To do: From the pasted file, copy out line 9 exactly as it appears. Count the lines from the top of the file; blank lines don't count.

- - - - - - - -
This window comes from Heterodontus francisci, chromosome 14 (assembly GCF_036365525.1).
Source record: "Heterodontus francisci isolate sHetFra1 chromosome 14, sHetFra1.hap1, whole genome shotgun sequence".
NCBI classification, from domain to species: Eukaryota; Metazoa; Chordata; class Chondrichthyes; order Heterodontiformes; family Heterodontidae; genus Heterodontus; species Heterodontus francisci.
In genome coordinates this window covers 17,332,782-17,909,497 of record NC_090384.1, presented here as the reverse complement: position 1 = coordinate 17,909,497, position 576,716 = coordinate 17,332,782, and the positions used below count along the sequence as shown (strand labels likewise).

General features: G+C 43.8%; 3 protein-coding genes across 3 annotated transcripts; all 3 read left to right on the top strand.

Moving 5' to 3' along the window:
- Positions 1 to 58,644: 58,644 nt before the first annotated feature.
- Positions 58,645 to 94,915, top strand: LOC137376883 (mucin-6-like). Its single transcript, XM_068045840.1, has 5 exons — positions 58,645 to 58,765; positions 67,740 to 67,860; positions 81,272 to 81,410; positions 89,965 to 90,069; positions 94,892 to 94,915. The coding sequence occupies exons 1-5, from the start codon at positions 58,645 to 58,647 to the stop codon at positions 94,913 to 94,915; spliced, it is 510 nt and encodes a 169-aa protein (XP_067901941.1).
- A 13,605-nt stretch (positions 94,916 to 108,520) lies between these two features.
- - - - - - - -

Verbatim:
- A 13,605-nt stretch (positions 94,916 to 108,520) lies between these two features.